Lord Popat, a Business, Innovation and Skills spokesman, insisted a lot of work needs to be done on the Chancellor’s vision, in which he indicated an upgraded, high-speed link between Manchester and Leeds should be considered as part of the review of the second phase of the HS2 project.
Lord Popat also told peers initial proposals for the so-called HS3 project, including options on route, timescales and cost, would be presented by the time of the Autumn Statement later this year.
Labour questioned if the Government had made a commitment to build HS3 or whether Tatton MP Mr Osborne used a visit to a Manchester museum to make an announcement close to the general election to bolster support in Tory-held constituencies.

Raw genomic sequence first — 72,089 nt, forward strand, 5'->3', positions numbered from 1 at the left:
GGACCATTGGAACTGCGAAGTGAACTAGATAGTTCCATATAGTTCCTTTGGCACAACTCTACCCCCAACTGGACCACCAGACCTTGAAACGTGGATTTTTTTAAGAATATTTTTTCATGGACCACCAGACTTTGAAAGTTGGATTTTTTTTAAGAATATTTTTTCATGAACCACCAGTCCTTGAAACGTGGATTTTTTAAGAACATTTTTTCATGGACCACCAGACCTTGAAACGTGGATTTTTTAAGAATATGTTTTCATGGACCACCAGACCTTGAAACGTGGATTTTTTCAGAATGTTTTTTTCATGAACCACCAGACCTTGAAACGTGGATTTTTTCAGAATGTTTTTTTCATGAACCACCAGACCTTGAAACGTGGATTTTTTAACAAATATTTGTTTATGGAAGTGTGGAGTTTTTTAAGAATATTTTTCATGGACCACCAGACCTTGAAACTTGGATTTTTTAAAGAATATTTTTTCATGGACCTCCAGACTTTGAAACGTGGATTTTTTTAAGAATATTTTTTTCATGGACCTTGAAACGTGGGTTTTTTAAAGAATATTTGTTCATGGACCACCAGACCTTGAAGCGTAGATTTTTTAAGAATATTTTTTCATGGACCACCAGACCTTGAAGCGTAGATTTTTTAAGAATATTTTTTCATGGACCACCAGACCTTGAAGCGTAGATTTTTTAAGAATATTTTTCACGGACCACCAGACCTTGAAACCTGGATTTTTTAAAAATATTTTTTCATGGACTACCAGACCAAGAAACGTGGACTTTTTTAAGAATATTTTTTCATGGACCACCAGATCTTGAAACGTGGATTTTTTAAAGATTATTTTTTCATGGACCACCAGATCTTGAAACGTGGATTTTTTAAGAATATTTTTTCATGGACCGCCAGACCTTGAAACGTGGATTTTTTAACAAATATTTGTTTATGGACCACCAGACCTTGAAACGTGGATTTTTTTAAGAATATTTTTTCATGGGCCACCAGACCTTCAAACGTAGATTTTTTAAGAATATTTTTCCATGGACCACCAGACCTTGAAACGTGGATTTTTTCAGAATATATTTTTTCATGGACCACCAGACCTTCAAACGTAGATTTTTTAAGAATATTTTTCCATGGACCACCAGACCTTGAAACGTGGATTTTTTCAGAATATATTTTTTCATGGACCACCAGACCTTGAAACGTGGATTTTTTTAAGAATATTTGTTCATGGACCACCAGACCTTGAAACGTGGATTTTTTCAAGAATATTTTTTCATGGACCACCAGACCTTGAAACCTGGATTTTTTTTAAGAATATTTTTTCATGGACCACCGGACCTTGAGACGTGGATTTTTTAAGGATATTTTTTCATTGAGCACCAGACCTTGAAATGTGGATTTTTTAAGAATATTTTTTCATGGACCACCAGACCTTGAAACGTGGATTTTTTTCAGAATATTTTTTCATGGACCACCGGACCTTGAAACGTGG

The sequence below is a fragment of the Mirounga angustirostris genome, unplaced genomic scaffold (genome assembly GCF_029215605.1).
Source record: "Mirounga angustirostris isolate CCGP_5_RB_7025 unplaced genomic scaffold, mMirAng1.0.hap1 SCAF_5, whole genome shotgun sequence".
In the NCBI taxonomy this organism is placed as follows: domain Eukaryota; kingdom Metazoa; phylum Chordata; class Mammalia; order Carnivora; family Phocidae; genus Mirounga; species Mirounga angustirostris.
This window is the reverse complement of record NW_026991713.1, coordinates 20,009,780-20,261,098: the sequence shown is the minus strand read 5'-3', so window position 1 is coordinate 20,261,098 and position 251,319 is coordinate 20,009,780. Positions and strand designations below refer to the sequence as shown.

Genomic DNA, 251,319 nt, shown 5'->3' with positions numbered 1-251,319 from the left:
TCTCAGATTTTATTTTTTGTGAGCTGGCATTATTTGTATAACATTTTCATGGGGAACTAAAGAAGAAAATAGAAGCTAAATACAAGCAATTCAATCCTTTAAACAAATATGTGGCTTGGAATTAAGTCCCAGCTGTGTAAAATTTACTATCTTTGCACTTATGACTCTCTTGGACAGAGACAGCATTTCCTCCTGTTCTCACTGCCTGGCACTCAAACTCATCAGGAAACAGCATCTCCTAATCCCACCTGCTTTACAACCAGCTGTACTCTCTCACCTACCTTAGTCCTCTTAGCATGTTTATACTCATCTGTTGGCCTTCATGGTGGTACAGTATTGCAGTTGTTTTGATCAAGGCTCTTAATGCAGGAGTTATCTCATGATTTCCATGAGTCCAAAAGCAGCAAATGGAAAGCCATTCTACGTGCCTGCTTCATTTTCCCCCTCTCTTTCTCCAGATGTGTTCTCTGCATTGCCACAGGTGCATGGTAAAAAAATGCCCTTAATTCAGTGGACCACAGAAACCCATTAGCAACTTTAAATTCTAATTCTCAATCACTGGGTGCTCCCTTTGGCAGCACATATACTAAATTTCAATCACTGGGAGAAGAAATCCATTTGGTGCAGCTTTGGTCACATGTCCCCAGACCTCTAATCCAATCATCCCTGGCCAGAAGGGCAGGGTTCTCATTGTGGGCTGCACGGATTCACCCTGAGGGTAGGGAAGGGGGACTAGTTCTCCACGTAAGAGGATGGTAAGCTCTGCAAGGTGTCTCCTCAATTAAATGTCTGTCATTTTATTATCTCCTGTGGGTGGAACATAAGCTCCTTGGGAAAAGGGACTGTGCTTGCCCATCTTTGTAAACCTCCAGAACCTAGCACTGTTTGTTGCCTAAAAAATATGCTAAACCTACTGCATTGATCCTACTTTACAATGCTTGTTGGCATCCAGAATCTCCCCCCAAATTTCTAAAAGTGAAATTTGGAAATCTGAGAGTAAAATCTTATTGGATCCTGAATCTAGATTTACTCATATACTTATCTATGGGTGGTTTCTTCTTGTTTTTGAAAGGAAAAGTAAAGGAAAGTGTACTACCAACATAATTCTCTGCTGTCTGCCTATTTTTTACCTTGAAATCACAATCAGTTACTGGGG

Shadow transport spokesman Lord Rosser pressed further about the certainty of the proposal.
He asked: “Is the commitment from the Government a commitment to build HS3 or is it 10 months from an election simply an announcement to look at the case for HS3 from a Chancellor with a northern constituency, speaking at the Museum of Science and Technology in Manchester, and worried about whether the Conservatives will hold onto seats like Calder Valley and Colne Valley?”
Lord Popat replied: “The Chancellor has set out a vision for how to unlock economic potential of our northern cities. Something remarkable has happened in our northern cities in the last 30 years, they’ve done very well.”
He went on to explain HS2 had been widely discussed in the Lords and further details to justify a business case for HS3 would be reported by HS2 chairman Sir David Higgins.